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Protest from Fencers


(We invite all men in the University to submit communications on subjects of timely interest, but assure no responsibility for sentiments expressed under this head.)

To the Editors of the CRIMSON:

It was voted at a meeting of the Fencers' Club last Monday evening to take exception to the statements regarding fencing at Harvard in the May issue of the illustrated Magazine. These statements appear in an article entitled "The Minor Sports".

It was stated that "at present interest in fencing is decidedly on the decline," the reason for this being that "only sixteen men reported in 1910." The writers of this article must have appreciated that their statistics are slightly out-of-date. Fully double that number of men reported the past season; and this season was by no means remarkable. The large number of men that reported in 1895 was doubtless due to the fact that there was then no charge for fencing tuition.

So, contrary to the impression which this article conveyed, that "interest is on the decline" interest in fencing is steadily increasing.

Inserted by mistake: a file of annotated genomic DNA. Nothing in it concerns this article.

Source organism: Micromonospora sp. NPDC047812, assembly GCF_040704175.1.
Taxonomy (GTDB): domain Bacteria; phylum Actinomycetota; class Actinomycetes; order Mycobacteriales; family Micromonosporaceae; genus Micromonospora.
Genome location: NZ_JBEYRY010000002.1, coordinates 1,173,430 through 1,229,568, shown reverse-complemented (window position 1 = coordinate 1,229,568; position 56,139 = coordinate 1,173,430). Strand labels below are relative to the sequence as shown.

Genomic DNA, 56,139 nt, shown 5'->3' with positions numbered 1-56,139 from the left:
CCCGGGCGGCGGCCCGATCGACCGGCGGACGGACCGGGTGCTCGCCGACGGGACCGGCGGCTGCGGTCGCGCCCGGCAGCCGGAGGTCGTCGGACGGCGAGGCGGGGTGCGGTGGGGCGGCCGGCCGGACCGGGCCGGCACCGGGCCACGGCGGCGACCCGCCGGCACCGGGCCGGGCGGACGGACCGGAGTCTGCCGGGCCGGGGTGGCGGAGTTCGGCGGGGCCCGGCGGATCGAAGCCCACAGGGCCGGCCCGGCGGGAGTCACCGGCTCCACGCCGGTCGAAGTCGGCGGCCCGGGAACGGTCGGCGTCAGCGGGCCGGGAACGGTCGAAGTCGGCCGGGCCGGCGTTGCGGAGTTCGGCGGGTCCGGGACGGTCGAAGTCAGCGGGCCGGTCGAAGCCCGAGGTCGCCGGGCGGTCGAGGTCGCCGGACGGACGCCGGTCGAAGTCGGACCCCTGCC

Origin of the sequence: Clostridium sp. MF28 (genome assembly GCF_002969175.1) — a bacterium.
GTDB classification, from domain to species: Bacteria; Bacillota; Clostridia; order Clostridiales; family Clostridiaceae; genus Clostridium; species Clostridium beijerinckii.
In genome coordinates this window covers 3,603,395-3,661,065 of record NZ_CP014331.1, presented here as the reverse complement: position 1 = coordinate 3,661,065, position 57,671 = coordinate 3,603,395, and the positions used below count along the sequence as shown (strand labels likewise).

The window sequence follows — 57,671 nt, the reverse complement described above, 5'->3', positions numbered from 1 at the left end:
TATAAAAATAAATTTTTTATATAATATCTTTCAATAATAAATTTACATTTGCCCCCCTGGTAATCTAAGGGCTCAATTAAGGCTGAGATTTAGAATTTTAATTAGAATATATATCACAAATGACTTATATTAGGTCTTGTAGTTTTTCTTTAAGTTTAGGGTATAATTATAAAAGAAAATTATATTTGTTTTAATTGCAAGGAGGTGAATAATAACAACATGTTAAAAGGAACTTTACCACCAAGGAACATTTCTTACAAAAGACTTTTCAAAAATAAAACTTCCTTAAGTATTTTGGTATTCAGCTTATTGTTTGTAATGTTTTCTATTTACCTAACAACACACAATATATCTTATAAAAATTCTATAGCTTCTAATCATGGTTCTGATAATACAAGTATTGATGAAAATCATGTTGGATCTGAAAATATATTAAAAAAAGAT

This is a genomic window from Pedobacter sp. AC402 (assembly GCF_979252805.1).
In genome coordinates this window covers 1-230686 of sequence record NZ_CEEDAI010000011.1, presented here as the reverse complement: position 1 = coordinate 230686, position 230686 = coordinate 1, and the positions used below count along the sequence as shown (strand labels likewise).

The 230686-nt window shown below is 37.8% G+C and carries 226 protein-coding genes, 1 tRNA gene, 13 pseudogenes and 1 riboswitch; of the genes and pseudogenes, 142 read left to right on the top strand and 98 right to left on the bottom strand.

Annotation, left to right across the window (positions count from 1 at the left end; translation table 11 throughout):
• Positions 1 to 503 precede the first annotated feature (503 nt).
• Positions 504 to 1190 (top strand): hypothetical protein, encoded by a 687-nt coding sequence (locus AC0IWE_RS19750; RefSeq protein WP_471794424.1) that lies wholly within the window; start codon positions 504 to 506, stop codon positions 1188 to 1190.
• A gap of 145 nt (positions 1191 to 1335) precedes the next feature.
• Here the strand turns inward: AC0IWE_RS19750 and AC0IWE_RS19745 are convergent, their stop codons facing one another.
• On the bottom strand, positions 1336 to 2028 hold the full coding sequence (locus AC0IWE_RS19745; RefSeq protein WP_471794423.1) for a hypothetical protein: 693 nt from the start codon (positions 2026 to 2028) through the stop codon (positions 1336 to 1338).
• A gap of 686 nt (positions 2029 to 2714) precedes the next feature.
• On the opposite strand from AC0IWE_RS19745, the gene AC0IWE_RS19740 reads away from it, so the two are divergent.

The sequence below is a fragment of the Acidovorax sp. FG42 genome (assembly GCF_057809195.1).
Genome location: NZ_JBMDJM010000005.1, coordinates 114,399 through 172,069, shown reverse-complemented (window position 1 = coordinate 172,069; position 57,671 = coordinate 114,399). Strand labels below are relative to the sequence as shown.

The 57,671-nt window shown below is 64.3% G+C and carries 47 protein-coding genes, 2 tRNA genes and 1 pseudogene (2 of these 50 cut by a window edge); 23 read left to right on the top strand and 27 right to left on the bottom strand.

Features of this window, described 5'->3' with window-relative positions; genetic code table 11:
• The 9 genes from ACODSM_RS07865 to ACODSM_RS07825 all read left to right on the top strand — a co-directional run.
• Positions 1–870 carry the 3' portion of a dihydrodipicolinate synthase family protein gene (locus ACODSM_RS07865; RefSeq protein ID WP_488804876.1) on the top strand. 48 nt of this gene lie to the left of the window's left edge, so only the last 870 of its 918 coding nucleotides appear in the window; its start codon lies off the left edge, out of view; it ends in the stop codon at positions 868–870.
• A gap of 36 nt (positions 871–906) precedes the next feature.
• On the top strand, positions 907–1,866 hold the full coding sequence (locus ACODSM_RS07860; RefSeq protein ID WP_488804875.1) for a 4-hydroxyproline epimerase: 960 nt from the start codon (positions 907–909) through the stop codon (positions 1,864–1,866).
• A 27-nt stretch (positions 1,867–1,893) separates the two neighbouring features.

Sport Still Practical

The article also states that this "decrease in interest" is due to the "decrease in the practical value of the sport." It is hard to conceive in what way the "practical value" has declined during the past years, as duelling went out of style long ago. The fact that at both West Point and Annapolis fencing is required as part of the curriculum ought to be sufficient proof that our government still considers it practical enough. Moreover, fencing as an official sport is increasing not only among colleges, but among preparatory schools as well. Both Exeter and Groton started the sport during the last year.

Fencing is "practical" as being one of the few sports that exercises simultaneously all the muscles of the body; it can be played at any season, and generally is continued when the fencers leave college. In view of these facts, it is hard to see how the "practical value" of the sport is decreasing.

Fencing at Harvard

The social side of fencing is sustained not by the Harvard Fencing Club founded in 1889 and since dissolved, but by the Harvard Fencers' Club, founded in 1898, which is showing a steady growth.

The intercollegiate championship in fencing not having fallen to Harvard more often is due to the competition with West Point and Annapolis, where fencing is required of every man.

These facts are not presented in any controversial spirit, but merely to correct a mistaken impression of the writers of the article in the Illustrated.  S. F. DAMON '14, Captain  C. T. VAUGHAN '15, President

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